Saul’s life has certainly been turned topsy-turvy. On the road to Damascus, when a blinding light stuns him, he suddenly realizes that everything he thought was good was evil; everything he thought was evil has been revealed to be good. He suddenly understands that the God he thought he was serving actually regards him as frustrating and opposing the divine will! In Jesus’ incomparable Sermon on the Mount he says to his hearers: “If the light in you is darkness, then how great is that darkness!” Saul suddenly realizes that what he thought was light was darkness, and what he thought was darkness was light. Whereas everyone else saw his violent zeal and righteous indignation as signs of his spiritual certainty, he knows that his passionate energy has been misguided. A voice has thrown him into absolute confusion: “Saul, why do you persecute me?”
Saul in his passion is not so different from us. Our lives, too, are an amalgam of passions. We are passionate about our schools, passionate about our jobs, passionate about our marriage, passionate about our children, passionate about our church, passionate about our family, passionate about our politics, passionate about our sports teams and our hobbies. We are zealous in our pursuit of what we consider to be important, in essence our light. But does it ever occur to us that what we deem to be light is actually darkness? Does it occur to us that many of our superficial passions simply gloss over an emptiness inside us? Does it ever occur to us, as it occurred to Paul, that maybe we have been giving ultimate concern to that which is not ultimate?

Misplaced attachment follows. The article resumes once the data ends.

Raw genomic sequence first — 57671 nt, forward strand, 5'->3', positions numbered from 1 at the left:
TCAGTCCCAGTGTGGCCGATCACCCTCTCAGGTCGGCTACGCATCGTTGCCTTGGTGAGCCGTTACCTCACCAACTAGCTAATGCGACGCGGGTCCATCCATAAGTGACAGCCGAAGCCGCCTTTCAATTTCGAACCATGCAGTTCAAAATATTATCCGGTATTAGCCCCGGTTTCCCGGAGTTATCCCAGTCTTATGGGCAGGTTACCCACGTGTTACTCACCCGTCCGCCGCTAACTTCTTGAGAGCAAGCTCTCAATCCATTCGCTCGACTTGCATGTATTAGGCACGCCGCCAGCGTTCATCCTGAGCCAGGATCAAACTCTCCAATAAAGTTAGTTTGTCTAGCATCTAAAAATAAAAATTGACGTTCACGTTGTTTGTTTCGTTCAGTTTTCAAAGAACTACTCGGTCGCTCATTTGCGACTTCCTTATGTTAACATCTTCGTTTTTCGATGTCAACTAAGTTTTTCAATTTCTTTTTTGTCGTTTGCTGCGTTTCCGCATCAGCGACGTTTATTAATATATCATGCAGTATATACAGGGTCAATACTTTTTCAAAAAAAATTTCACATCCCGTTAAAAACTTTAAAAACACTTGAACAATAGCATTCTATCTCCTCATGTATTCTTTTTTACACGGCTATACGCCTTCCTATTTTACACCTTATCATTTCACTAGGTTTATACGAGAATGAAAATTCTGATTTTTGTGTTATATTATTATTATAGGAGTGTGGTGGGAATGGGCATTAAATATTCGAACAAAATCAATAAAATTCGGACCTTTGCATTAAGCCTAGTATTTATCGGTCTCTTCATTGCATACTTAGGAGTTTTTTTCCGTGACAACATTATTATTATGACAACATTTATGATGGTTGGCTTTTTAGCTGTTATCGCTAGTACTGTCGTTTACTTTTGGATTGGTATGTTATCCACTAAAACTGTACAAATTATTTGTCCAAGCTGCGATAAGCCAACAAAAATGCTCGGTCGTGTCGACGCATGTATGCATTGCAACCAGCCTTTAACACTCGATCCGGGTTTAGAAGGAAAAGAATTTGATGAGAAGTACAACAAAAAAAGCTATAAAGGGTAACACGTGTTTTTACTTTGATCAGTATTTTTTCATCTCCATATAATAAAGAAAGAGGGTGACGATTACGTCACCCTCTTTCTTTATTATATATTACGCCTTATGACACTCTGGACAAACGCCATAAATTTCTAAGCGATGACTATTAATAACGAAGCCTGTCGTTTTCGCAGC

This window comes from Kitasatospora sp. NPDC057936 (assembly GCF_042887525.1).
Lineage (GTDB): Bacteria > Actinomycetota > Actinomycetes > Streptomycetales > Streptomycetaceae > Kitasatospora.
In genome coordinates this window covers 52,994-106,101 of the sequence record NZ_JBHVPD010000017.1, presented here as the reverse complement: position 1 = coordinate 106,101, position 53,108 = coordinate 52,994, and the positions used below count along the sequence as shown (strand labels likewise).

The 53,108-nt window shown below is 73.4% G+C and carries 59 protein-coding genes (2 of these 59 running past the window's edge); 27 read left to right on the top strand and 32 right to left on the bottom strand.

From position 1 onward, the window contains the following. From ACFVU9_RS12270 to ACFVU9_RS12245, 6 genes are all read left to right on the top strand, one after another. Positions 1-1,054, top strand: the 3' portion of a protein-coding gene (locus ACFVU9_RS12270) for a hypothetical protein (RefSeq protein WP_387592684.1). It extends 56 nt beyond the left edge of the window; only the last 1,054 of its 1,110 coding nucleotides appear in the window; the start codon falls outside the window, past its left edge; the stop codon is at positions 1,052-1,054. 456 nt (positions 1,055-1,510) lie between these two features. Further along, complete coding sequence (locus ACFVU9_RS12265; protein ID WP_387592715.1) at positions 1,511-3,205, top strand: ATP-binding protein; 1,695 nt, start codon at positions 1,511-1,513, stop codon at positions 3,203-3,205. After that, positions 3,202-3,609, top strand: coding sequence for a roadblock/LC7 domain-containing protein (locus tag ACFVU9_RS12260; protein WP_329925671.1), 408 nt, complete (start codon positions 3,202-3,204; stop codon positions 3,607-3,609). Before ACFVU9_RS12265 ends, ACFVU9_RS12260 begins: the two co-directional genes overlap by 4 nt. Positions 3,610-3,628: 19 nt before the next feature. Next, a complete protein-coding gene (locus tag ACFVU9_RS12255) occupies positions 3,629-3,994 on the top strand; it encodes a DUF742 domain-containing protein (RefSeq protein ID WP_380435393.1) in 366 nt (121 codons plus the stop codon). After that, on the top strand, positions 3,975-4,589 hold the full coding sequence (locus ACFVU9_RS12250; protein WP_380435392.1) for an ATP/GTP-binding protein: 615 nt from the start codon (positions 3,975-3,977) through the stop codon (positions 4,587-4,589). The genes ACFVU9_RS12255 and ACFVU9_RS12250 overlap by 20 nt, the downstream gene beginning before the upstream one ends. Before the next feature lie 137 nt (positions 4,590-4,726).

I firmly believe that Baptist churches keep Krispy Kreme doughnuts in business. And I suspect that Krispy Kreme doughnuts may be an apt symbol for many Christians. Like those doughnuts, many Christians are sweet on the outside — but empty at their core. Do you ever stop to ask yourself the question, ‘What is at my core?’ Years ago I conceived the great ambition of establishing an inner-city Bible School for impoverished Charlotte children who didn’t have any real opportunities during the summer. I envisioned combining the resources of several churches who belonged to a small but influential interracial Baptist Association, and we were going to do forty days of Bible School – eight straight weeks! Craziest ambition I have ever attempted! The effort almost killed me. At every turn I encountered conflict and confrontation. I had parents accuse me of stealing their children’s shoes, had deacons accuse me of wasting the church’s money and my time, had churches refuse to participate because they thought the VBS site was too dangerous – or the kids were too dangerous! I was accused of trying to heighten my own ministerial profile or bring my church some advantageous publicity. I pondered all of those criticisms and charges, and one day I sat down in my office and asked myself a simple but probing question: “Why are you doing this?” I knew that establishing and administering this Bible School was not making my life easier, rather it was making it infinitely harder. It was nor burnishing my reputation, rather, it was dragging it through the mud. But in that moment I realized that I wanted to do something for the children in that city who had very few people to champion them. When I identified my core motivation, I realized that all of the conflict and criticism didn’t matter. I knew that at my core I was fueled by an ambition that was spiritual, noble, and contributing to the improvement and transformation of young lives in behalf of the Kingdom of God. What is at your core?